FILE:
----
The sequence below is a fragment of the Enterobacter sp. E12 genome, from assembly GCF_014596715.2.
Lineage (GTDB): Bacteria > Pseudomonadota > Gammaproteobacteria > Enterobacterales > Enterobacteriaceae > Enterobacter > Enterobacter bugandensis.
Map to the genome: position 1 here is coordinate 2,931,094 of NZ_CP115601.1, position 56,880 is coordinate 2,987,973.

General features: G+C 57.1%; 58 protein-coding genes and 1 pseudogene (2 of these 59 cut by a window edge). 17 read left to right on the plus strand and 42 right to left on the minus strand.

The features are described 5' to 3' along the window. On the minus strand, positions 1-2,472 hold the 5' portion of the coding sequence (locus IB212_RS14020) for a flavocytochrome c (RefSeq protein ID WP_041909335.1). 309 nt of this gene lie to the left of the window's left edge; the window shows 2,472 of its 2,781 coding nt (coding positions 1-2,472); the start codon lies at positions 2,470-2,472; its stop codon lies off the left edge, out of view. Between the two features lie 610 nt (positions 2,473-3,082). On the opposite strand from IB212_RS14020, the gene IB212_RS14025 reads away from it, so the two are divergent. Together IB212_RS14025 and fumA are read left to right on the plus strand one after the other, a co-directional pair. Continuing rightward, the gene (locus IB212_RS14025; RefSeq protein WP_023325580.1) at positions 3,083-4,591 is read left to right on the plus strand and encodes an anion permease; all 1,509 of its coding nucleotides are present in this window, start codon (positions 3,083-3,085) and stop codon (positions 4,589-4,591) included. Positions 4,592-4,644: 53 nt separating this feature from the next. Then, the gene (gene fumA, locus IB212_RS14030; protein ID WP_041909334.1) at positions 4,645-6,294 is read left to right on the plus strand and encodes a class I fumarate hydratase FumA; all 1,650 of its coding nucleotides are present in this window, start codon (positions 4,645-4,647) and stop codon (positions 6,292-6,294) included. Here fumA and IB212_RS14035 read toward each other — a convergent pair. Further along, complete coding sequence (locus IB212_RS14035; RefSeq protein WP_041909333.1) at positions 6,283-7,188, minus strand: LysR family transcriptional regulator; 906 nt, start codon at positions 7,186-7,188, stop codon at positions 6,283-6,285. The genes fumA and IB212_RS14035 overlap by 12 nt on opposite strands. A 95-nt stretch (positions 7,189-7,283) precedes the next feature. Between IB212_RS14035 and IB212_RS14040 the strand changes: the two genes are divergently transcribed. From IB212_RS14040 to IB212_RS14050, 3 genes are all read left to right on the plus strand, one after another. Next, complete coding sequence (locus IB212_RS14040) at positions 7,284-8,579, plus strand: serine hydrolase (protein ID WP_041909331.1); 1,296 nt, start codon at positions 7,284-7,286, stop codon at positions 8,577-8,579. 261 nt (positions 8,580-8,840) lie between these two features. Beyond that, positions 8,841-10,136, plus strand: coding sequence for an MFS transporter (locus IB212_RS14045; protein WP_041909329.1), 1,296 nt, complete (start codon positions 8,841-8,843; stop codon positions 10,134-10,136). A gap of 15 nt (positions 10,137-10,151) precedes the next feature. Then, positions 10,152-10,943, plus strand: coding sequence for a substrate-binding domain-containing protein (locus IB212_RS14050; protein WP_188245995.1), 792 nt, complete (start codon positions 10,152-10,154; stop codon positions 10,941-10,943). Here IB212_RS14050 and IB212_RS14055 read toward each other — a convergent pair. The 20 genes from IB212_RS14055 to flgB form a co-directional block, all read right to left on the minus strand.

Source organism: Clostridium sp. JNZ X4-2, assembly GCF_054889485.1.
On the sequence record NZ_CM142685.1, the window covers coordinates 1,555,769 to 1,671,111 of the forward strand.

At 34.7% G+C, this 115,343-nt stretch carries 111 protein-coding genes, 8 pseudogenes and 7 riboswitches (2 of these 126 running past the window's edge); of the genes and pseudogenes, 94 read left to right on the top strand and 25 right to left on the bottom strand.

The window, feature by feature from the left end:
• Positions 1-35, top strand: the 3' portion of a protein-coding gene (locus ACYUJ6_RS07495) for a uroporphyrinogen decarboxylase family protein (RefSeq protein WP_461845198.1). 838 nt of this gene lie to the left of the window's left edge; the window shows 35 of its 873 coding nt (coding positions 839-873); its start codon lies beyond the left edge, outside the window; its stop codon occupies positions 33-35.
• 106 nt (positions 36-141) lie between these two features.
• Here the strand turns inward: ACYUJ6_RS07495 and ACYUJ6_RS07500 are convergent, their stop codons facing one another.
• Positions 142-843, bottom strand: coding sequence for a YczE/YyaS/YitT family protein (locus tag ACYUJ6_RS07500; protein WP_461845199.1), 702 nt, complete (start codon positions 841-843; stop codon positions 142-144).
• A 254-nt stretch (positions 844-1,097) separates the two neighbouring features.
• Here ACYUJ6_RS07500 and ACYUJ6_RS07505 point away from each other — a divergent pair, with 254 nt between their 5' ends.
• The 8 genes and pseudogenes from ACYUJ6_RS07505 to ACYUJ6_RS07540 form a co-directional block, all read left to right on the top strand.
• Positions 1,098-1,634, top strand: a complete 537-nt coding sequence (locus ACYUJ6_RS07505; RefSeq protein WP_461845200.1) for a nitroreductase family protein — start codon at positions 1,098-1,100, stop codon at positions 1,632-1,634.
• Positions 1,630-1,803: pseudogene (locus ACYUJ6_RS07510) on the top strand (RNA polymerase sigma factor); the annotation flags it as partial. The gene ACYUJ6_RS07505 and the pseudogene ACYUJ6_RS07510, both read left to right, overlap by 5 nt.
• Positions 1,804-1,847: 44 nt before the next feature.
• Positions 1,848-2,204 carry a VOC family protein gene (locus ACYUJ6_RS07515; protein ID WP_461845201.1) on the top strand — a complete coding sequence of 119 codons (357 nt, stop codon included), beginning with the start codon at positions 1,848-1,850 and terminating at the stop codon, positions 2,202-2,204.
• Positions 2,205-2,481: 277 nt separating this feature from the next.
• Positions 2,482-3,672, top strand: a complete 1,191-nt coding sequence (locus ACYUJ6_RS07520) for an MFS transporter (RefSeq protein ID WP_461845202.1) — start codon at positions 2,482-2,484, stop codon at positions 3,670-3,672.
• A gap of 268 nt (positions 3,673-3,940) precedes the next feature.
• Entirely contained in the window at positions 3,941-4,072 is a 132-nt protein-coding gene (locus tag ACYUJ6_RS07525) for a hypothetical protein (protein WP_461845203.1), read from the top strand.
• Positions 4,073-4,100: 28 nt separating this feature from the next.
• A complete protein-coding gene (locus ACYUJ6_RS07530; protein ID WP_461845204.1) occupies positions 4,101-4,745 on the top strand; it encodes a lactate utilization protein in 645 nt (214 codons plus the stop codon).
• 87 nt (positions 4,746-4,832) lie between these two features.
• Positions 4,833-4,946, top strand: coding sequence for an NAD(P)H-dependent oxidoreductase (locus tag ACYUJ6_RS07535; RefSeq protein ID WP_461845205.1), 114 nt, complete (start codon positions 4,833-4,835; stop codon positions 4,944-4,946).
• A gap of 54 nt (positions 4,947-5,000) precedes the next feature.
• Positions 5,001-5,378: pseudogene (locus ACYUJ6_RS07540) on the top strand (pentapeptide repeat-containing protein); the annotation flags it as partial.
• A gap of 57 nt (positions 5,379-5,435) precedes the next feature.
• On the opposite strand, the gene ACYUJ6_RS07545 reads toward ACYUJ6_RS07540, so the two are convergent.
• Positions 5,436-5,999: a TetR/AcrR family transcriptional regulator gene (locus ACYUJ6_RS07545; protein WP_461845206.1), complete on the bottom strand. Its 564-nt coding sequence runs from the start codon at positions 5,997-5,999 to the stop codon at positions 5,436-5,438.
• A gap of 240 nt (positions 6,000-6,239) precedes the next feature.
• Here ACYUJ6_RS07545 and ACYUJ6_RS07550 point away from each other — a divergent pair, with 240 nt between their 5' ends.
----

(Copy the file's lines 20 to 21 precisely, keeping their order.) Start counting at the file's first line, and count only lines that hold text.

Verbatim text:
• Positions 1,848-2,204 carry a VOC family protein gene (locus ACYUJ6_RS07515; protein ID WP_461845201.1) on the top strand — a complete coding sequence of 119 codons (357 nt, stop codon included), beginning with the start codon at positions 1,848-1,850 and terminating at the stop codon, positions 2,202-2,204.
• Positions 2,205-2,481: 277 nt separating this feature from the next.